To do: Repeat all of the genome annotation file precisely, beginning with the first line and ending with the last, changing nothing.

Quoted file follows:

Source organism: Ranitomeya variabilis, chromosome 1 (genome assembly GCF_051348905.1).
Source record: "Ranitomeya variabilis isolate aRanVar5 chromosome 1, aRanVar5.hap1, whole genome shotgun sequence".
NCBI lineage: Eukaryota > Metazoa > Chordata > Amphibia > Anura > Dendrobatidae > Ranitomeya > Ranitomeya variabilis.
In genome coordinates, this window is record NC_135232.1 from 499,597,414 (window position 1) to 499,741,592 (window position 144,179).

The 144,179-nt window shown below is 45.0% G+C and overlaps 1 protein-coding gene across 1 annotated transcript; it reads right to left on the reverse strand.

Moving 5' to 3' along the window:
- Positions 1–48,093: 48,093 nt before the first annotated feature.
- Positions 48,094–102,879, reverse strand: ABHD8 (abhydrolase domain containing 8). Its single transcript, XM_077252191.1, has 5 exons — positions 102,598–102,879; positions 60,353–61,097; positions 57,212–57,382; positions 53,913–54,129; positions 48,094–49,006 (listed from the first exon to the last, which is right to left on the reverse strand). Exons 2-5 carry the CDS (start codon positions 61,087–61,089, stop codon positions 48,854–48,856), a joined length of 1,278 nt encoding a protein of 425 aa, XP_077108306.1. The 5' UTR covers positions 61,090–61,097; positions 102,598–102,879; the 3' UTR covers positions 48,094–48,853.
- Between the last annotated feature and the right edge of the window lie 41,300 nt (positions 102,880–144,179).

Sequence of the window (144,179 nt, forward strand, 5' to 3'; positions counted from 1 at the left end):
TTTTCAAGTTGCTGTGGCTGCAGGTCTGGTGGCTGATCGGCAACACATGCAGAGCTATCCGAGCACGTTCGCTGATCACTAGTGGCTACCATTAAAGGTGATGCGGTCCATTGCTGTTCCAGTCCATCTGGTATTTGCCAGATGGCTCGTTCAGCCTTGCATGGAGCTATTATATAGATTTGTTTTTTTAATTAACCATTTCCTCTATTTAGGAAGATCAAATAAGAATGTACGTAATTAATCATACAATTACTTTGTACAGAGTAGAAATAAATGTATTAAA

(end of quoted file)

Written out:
Source organism: Ranitomeya variabilis, chromosome 1 (genome assembly GCF_051348905.1).
Source record: "Ranitomeya variabilis isolate aRanVar5 chromosome 1, aRanVar5.hap1, whole genome shotgun sequence".
NCBI lineage: Eukaryota > Metazoa > Chordata > Amphibia > Anura > Dendrobatidae > Ranitomeya > Ranitomeya variabilis.
In genome coordinates, this window is record NC_135232.1 from 499,597,414 (window position 1) to 499,741,592 (window position 144,179).

The 144,179-nt window shown below is 45.0% G+C and overlaps 1 protein-coding gene across 1 annotated transcript; it reads right to left on the reverse strand.

Moving 5' to 3' along the window:
- Positions 1–48,093: 48,093 nt before the first annotated feature.
- Positions 48,094–102,879, reverse strand: ABHD8 (abhydrolase domain containing 8). Its single transcript, XM_077252191.1, has 5 exons — positions 102,598–102,879; positions 60,353–61,097; positions 57,212–57,382; positions 53,913–54,129; positions 48,094–49,006 (listed from the first exon to the last, which is right to left on the reverse strand). Exons 2-5 carry the CDS (start codon positions 61,087–61,089, stop codon positions 48,854–48,856), a joined length of 1,278 nt encoding a protein of 425 aa, XP_077108306.1. The 5' UTR covers positions 61,090–61,097; positions 102,598–102,879; the 3' UTR covers positions 48,094–48,853.
- Between the last annotated feature and the right edge of the window lie 41,300 nt (positions 102,880–144,179).

Sequence of the window (144,179 nt, forward strand, 5' to 3'; positions counted from 1 at the left end):
TTTTCAAGTTGCTGTGGCTGCAGGTCTGGTGGCTGATCGGCAACACATGCAGAGCTATCCGAGCACGTTCGCTGATCACTAGTGGCTACCATTAAAGGTGATGCGGTCCATTGCTGTTCCAGTCCATCTGGTATTTGCCAGATGGCTCGTTCAGCCTTGCATGGAGCTATTATATAGATTTGTTTTTTTAATTAACCATTTCCTCTATTTAGGAAGATCAAATAAGAATGTACGTAATTAATCATACAATTACTTTGTACAGAGTAGAAATAAATGTATTAAA